For anyone with their sights set on a career in building and construction, an apprenticeship is most tradies first step. But next comes the inevitable question, “How do I become an apprentice?”. And with so many budding apprentices learning the ropes every year, how do you go about standing out from the crowd? While it might seem daunting, the truth is that with the right attitude and training under your belt—like a Certificate III in Carpentry —standing out isn’t so hard.
Below, we look at the different ways you can secure your dream apprenticeship, and ensure you make the most out of the experience to lay the foundations for a successful career. If you continue to study building and construction courses throughout your career, like a Certificate III in Carpentry, you’ll be sure to remain at the top of your game.
Land the Right Apprenticeship
Step one is putting your hand up and landing your ideal apprenticeship. If you’re not sure which trade you want to pursue, or how to get an apprenticeship, try chatting to friends, and friends of friends, who know someone in the industry.
These connections will be able to paint a realistic picture of what a day in life is like in different trades, what an apprenticeship is really like, and they might even have a connection to someone who is ready and waiting to hire an apprentice. If this isn’t an option for you, or you’re unable to make the connections you need, get in contact with your local Australian Apprenticeship Support Network (AASN) to discuss potential opportunities and pathways. AASN work closely with you to find a suitable apprenticeship or traineeship, one that matches your skill level, strengths and career ambitions, while making sure to remove any options that simply aren’t right for you.
Become an All-Rounder
Once you’ve landed yourself an apprenticeship, you need to find a way to stand out. The best way to do this is to go above and beyond at every opportunity, prove to your employer that you are dedicated and willing to learn. If given the chance to complete a task outside your trade, whether that be laying bricks or cutting wood, put your hand up and take on that responsibility. There will be a network of support around you to help you out, and not only will you learn new skills you’ll gain yourself a good reputation from the get-go.
Every day is a chance to gain a new skill. And if you feel like you’re not being offered a chance, then ask. Perhaps you have questions about what you could earn, how you could start your own business, or even if further building and construction courses are right for you. Your boss has been in your shoes and is hopefully willing to share some life and career experience.
Take on Further Study
Rather than just talking about how you want to learn, prove it to your mentors by using your initiative and enrolling to study. Take a look at CWBTS for real-world training and highly-regarded building and construction courses.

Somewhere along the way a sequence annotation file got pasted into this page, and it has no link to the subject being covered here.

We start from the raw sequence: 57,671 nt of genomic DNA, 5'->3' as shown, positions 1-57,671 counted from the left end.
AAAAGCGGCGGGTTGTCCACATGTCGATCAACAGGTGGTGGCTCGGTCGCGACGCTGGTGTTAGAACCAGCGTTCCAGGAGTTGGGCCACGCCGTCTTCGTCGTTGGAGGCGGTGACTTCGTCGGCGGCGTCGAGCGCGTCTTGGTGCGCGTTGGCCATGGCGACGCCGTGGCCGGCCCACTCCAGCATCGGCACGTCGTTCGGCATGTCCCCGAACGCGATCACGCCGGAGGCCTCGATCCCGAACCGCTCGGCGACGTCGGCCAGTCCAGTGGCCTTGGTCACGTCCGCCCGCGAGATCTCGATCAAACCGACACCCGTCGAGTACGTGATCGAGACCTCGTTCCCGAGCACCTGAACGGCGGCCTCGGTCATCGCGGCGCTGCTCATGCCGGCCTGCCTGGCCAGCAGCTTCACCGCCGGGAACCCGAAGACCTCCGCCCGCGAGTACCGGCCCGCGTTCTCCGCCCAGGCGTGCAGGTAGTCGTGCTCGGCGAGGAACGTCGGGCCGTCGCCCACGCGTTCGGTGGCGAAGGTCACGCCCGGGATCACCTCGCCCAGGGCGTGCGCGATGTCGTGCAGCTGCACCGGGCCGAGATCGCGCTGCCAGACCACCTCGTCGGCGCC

As you gain more on-the-job experience, you’ll meet the pre-requisites for a higher certificate, like a Certificate IV in Building and Construction, and then, in turn, be more qualified for higher-level roles. Education is a surefire way to progress your career further, more quickly than the traditional slow climb through job after job. Plus, studying building and construction courses is the perfect opportunity to connect with peers who will become your future coworkers. Studying in your chosen field really is a win-win.
Embrace the Challenges
Jumping into an apprenticeship can be hard work, as you’re expected to work long hours from day one and you really hit the ground running. You might find yourself wondering if an apprenticeship is for you. It’s important to remember that your apprenticeship is not forever, and that one of the biggest advantages of a career in the building industry is the flexibility it offers. So do what you can to face the challenges an apprenticeship may bring, and over time your hard-work and good attitude will reward you with a long, successful career.
If you find yourself struggling and want some advice, your employer and your trainer are there to support you when you need it most.
Take the Cue from Coworkers
Take every opportunity for proactive learning from your boss/mentor, as well as everyone else you get to work alongside. After all, their job is to take you under their wing and teach you the tricks of the trade. It’s a two-way street. It’s also a good idea to take on board the way things are done—how do others in the business go about asking for time off, for example? Is there an open discussion about wages? Are you expected to work overtime? Take the hint from those around you before diving in with your boss.
Successful apprentices and employers alike know that building and construction courses like a Certificate III in Carpentry are the gateway to a bright career. If you want to show that you’ve got what it takes to make a career in your chosen trade, then start by doing your research about how study can give you a competitive edge.